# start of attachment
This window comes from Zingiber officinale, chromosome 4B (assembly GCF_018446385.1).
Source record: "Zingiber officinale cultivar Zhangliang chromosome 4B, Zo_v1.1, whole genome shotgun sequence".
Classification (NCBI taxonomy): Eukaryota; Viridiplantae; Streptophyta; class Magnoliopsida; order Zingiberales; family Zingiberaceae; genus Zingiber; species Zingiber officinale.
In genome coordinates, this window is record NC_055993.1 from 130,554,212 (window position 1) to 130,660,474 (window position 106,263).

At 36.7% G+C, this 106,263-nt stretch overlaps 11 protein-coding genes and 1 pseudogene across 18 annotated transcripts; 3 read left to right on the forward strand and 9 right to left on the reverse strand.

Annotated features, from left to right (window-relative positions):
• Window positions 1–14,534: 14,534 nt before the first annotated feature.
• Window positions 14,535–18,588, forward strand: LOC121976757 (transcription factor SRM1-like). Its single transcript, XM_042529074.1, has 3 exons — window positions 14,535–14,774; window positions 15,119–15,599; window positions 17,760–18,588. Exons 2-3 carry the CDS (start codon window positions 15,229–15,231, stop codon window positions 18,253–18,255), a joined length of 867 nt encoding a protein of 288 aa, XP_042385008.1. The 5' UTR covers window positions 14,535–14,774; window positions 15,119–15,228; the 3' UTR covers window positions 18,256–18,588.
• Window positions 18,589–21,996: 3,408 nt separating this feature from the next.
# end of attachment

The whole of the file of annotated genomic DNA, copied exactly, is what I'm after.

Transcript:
This window comes from Zingiber officinale, chromosome 4B (assembly GCF_018446385.1).
Source record: "Zingiber officinale cultivar Zhangliang chromosome 4B, Zo_v1.1, whole genome shotgun sequence".
Classification (NCBI taxonomy): Eukaryota; Viridiplantae; Streptophyta; class Magnoliopsida; order Zingiberales; family Zingiberaceae; genus Zingiber; species Zingiber officinale.
In genome coordinates, this window is record NC_055993.1 from 130,554,212 (window position 1) to 130,660,474 (window position 106,263).

At 36.7% G+C, this 106,263-nt stretch overlaps 11 protein-coding genes and 1 pseudogene across 18 annotated transcripts; 3 read left to right on the forward strand and 9 right to left on the reverse strand.

Annotated features, from left to right (window-relative positions):
• Window positions 1–14,534: 14,534 nt before the first annotated feature.
• Window positions 14,535–18,588, forward strand: LOC121976757 (transcription factor SRM1-like). Its single transcript, XM_042529074.1, has 3 exons — window positions 14,535–14,774; window positions 15,119–15,599; window positions 17,760–18,588. Exons 2-3 carry the CDS (start codon window positions 15,229–15,231, stop codon window positions 18,253–18,255), a joined length of 867 nt encoding a protein of 288 aa, XP_042385008.1. The 5' UTR covers window positions 14,535–14,774; window positions 15,119–15,228; the 3' UTR covers window positions 18,256–18,588.
• Window positions 18,589–21,996: 3,408 nt separating this feature from the next.